In The Art of the Long View: Planning for the Future in an Uncertain World (1996), by Peter Schwartz, we are introduced to futurist scenario panning. Schwartz recounts how Herman Kahn, then Pierre Wack and Ted Newland, developed scenario planning from the post World War II era, into the art of re-perceiving. Re-perceiving was a term coined by Pierre Wack in 1985 to describe someone who could question their assumptions, in order to see the world clearer, and as a consequence, optimise their decision-making about the future.
In terms of the literature we should also mention the influence of Senge (1994), Schoemaker (1995, 1998) and Van de Heijden (1996) who respectively contributed to the global evidence-base in learning organisational culture, scenario planning and strategic planning.
Now, the College of Policing, through a process of interviewing and surveying 80 analysts. scientists, technologists and policing practitioners have published a new Future Operating Environment analysis for 2040.
This approach uses scenario exploration, as developed by people like Pierre Wack in the mid twentieth century, and has been adopted for use by the military for a while now (for example, The Future Operating Model 2035 is all about informing future potential conflict and war scenarios).
Policing in England and Wales Future Operating Environment 2040 (College of Policing, 2020) – explores ten projected trends, and explores these via four scenarios, and points to five future challenges, to help stress-test and future-proof policing decision-making.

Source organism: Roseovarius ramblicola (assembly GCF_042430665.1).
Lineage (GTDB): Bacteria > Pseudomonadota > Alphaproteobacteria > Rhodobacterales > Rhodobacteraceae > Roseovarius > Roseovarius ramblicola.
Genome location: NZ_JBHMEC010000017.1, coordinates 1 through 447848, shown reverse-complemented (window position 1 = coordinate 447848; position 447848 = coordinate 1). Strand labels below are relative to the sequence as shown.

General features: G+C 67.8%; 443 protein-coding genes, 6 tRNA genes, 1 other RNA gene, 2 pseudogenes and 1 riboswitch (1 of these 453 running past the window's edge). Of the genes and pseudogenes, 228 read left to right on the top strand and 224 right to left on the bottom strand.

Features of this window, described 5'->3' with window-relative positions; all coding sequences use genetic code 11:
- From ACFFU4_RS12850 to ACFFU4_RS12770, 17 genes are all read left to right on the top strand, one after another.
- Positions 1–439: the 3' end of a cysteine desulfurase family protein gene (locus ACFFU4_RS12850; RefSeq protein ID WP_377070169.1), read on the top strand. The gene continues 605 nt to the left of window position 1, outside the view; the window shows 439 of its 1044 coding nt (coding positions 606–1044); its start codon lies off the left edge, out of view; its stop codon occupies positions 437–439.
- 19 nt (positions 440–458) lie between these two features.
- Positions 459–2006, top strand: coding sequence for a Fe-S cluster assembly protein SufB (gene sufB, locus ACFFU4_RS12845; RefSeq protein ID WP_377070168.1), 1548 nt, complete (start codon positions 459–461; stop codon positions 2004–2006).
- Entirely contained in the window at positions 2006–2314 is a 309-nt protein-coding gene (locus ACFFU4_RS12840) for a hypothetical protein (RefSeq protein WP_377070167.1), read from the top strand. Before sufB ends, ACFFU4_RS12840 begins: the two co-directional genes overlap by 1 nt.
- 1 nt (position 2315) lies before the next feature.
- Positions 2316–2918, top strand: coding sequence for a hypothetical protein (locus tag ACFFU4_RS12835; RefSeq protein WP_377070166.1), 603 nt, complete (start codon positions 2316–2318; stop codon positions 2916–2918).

The identified trends are:-
- Social inequality
- Unregulated mass information
- Changes in ‘trust’, influenced by technology
- Accelerating technology
- Artificial intelligence (AI)
- Workforce automation
- Changing economies
- Private and commercial security growth
- Global warming
The scenario testing explores:-
- Fragile Seams – disruption and social tension caused by inequality, technology and climate change;
- Pandora’s Box – economic and environmental disasters undermining social order;
- Green Reset – a restructured global economy;
- Black Mirror – mass surveillance technology
These inform the identified challenges for the future; which include managing surveillance and AI; digital disinformation; retaining trust; shaping the future workforce and operating in increasing complexity.
There is much here for policing practitioners to read through and think over, and a wealth of ideas and challenges to inspire research students wishing to use their intellect to support policing innovation and continual improvement.